Calcium and magnesium and calcium and potassium are related in that high levels of one can produce low levels of the other. Excessive potassium can lower calcium levels. Calcium and phosphorus work together to form healthy bones and teeth. If your phosphorus intake is too high your body excretes the extra and calcium along with it.3,4 Large quantities of sucrose can enhance calcium excretion. Sugars and phosphoric acid are primary ingredients in soft drinks.

Large quantities of fat, oxalic acid, (which is found in chocolate and rhubarb) and phytic acid, which is found in grains can prevent calcium absorption.

The contraceptive pill, anti-epileptic drugs, diuretic drugs, corticosteroid drugs for rheumatoid arthritis, asthma and IBD, and some antidepressants can lead to calcium deficiency. Calcium deficiency can also be caused by smoking, malabsorption due to lactose intolerance and absorption disorders such as coeliac disease.

Calcium decreases the absorption of tetracycline antibiotics, iron and aspirin if taken at the same time.

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Cautions
You should not take calcium supplements if you have impaired kidney function or a history of kidney or bladder stones, or if you suffer from constipation. Controversy exists over whether low or high calcium intakes increase urinary excretion and may increase the chance of forming kidney stones. 8,13,14

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References

  1. Smith L, "Breathing Easy" Feed Your Kids Right. 1979 Dell Pub. Co. Inc.
  2. Whitney EN, Rolfes SR. Water and the Major Minerals. In: Understanding Nutrition. Seventh Edition, St. Paul, MN: West Publishing Company; 1996; 448-454.
  3. Somer E. Minerals. In: The Essential Guide to Vitamins and Minerals, New York, NY Harper Perennial: New; 1995; 89-94.
  4. Van Fleet J. "How a mineral can vitalize your health", Magic of Catalytic Health Vitalizers, 1980, Parker Publishing.
  5. Linas RR, "Calcium in Synaptic Transmission", Scientific American, October, 1982.
  6. Bucher HC, Cook RJ, Guyatt GH, et al. Effects of dietary calcium supplementation on blood pressure. Calcium meta-analysis of randomized controlled trials. JAMA 1996;275:1016-22.
  7. Mundy GR, "Calcium, Homeostatis: Hypercalcemia and Hypocalcemia", Professor and Head, Division of Endocrinology and Metabolism, University of Texas.
  8. Barefoot RM, Reich CJ; The Calcium Factor; 1992: Bokar Consultants, Wickenburg, AZ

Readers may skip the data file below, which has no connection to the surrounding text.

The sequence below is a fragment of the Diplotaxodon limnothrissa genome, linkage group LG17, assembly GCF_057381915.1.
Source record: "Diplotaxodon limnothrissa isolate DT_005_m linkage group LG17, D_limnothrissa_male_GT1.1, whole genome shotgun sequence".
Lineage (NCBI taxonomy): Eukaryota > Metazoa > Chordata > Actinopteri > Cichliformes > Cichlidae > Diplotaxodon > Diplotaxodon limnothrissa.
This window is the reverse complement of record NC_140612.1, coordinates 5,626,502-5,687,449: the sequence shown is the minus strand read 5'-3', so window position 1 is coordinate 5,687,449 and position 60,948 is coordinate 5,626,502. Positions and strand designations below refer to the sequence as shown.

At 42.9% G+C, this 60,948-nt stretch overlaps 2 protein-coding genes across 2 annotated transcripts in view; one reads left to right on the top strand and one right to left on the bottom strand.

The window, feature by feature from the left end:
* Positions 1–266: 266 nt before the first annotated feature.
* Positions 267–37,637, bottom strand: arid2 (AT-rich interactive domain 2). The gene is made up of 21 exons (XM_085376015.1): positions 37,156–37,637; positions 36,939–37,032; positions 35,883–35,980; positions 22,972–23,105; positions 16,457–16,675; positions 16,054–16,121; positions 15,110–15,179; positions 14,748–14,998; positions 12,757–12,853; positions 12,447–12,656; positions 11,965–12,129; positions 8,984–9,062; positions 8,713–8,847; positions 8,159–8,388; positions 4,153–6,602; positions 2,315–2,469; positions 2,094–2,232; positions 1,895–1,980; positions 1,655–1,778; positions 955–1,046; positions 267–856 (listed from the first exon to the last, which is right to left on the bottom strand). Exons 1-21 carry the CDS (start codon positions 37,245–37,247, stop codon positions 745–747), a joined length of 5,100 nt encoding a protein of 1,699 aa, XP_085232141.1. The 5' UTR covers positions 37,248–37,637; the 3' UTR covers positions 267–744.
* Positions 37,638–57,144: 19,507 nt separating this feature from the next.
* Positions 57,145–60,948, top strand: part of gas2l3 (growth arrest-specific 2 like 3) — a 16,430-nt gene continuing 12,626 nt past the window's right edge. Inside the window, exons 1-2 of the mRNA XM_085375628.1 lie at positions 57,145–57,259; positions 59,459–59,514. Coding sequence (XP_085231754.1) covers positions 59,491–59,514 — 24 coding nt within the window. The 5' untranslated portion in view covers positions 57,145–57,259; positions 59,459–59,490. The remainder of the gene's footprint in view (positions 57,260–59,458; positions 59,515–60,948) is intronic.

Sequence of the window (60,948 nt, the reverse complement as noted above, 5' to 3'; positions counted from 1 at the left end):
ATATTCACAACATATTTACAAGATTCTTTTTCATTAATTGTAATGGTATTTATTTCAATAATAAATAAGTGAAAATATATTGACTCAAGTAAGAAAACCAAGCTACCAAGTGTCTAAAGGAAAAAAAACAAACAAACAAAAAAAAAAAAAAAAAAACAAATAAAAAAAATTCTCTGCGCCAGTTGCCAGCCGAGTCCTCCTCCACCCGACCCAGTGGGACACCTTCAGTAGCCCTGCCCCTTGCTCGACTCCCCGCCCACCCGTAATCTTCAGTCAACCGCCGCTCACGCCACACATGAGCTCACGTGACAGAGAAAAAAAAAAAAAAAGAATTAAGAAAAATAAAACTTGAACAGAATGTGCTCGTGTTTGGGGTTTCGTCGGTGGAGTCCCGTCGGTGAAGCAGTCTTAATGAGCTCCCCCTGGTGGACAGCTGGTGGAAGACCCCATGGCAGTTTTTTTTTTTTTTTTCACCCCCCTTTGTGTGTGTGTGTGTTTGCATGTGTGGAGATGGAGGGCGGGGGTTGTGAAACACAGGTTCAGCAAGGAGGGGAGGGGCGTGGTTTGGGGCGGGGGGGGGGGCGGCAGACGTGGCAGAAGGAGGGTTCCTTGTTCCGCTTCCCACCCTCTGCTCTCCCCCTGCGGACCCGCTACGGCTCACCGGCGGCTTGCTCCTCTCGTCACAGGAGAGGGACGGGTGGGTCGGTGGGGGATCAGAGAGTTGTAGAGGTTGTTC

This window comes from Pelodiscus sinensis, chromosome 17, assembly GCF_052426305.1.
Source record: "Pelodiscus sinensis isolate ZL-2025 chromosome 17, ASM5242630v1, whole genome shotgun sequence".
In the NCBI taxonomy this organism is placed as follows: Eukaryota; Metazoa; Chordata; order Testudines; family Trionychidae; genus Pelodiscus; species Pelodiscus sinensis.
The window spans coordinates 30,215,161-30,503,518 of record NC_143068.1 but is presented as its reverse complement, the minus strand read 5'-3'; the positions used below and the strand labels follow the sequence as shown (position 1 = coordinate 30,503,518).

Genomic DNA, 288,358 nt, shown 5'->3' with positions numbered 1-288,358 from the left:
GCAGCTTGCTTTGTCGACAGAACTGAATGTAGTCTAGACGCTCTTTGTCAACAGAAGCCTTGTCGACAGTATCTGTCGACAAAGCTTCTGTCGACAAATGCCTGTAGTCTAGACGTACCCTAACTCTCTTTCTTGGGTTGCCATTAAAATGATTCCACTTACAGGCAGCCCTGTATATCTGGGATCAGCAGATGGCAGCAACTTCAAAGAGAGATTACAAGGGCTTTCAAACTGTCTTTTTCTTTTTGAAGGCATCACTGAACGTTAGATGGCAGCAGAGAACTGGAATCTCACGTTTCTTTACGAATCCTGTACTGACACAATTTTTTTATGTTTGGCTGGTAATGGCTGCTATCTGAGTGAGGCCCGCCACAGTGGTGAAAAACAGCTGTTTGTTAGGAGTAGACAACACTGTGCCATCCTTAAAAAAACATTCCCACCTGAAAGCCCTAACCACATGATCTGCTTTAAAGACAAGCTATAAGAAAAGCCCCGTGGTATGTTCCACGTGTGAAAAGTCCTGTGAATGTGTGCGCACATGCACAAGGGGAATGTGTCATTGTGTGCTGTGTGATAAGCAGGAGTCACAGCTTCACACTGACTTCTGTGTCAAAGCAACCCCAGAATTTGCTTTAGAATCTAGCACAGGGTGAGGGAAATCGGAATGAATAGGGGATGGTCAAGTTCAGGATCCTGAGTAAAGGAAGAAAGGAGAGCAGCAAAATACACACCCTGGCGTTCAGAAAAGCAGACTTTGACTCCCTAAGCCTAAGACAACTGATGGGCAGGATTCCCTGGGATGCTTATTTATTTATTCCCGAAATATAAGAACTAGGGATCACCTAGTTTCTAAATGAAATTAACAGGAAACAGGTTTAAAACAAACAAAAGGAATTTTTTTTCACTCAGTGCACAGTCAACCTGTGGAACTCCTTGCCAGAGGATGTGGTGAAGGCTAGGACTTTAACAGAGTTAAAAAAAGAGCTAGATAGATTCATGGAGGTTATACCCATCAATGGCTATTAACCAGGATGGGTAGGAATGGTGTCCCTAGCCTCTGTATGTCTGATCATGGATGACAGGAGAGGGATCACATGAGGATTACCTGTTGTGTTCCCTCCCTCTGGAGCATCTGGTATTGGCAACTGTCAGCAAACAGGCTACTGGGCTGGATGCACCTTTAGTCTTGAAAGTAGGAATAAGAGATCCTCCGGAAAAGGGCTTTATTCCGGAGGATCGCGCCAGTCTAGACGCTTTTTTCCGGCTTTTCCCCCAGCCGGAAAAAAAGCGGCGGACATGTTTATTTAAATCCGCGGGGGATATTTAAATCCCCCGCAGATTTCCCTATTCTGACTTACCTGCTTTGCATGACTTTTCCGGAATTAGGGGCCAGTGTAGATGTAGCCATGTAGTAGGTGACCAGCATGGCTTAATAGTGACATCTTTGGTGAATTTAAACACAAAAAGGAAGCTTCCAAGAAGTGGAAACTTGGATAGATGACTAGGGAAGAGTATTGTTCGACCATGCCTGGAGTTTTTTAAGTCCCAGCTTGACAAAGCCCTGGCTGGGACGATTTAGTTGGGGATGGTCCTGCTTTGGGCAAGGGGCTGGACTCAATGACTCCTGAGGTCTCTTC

9. McCarron K, Reusser M. 1991. "The integrated effects of electrolytes on blood pressure." Nutr Rep 9:57,62,64.
  10. Krook L, et al. Human periodontal disease. Morphology and response calcium therapy. Cornell Vet 1972;62:32-53.
  11. Gregor JL. "Effect of variations in dietary protein, phosphorous, electrolytes and vitamin D on calcium and zinc metabolism." In CE Bodwell and JW Erdman, Jr., eds. Nutrient Interactions. New York, NYMarcel Dekker, Inc; 1988.
  12. Swope MR. "The Greenleaves of Barley", 1987; Swope Enterprises, Inc. Phoenix, AZ
  13. Villar J and Repke JT. Calcium supplementation during pregnancy may reduce preterm delivery in high-risk populations. Am J Obstet Gynecol 1990;163: 1124-31.
  14. Penland JG, Johnson PE. Dietary calcium and manganese effects on menstrual cycle symptoms. Am J Obstet Gynecol 1993;168:1417-23.
  15. Marshall RW, Cochran M, Hodkginson A. Relationship between calcium and oxalic acid intake in the diet and their excretion in the urine of normal and renal-stone forming subjects. Clin Sci 1972;43:91-9.
  16. Curhan GC, Willett WC, Rimm EB, Stampfer MJ. A Prospective study of dietary calcium and other nutrients and the risk of symptomatic kidney stones. N Engl J Med 1993;328:833-8.
  17. Lips P, Graafmans WC, Ooms ME, et al. Vitamin D supplementation and fracture incidence in elderly persons. Ann Intern Med 1996; 124: 400-6.

Venter JC, Tiggle D, Structure and Physiology of the Slow Inward Calcium Channel, 1987, Alan R Liss. Inc.

The Role of Calcium in the Biological System, 1985, CRC Press, Inc.

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2 of 2 : << back
Also See: Coral Calcium